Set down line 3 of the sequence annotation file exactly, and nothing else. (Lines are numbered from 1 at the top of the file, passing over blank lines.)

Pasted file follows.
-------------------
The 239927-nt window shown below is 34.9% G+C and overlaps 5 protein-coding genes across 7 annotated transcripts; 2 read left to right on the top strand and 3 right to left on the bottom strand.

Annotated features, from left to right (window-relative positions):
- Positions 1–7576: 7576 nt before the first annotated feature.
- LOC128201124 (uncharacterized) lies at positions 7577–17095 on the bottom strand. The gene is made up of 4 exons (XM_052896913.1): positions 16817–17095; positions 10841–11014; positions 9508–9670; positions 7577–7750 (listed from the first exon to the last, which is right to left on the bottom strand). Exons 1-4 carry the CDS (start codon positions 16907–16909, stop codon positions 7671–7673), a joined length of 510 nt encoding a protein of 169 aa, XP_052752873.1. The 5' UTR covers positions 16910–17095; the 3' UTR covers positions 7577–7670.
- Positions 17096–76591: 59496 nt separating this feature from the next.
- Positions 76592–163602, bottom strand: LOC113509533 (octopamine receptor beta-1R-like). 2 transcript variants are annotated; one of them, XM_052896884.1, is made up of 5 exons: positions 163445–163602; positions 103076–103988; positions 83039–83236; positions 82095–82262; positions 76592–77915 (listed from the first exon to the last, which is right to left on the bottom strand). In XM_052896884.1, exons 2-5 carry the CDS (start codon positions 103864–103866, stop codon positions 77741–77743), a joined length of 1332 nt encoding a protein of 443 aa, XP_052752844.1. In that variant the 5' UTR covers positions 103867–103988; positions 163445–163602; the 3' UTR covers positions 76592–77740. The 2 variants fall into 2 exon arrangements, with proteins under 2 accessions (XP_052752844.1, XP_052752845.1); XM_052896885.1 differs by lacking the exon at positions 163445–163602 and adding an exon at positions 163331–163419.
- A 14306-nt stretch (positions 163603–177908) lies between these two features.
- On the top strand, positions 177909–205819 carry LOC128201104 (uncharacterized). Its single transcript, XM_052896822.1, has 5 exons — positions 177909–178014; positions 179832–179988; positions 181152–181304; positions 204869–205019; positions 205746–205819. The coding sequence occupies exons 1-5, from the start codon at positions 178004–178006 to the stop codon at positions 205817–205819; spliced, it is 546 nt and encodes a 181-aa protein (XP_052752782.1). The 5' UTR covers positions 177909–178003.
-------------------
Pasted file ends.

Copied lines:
- Positions 1–7576: 7576 nt before the first annotated feature.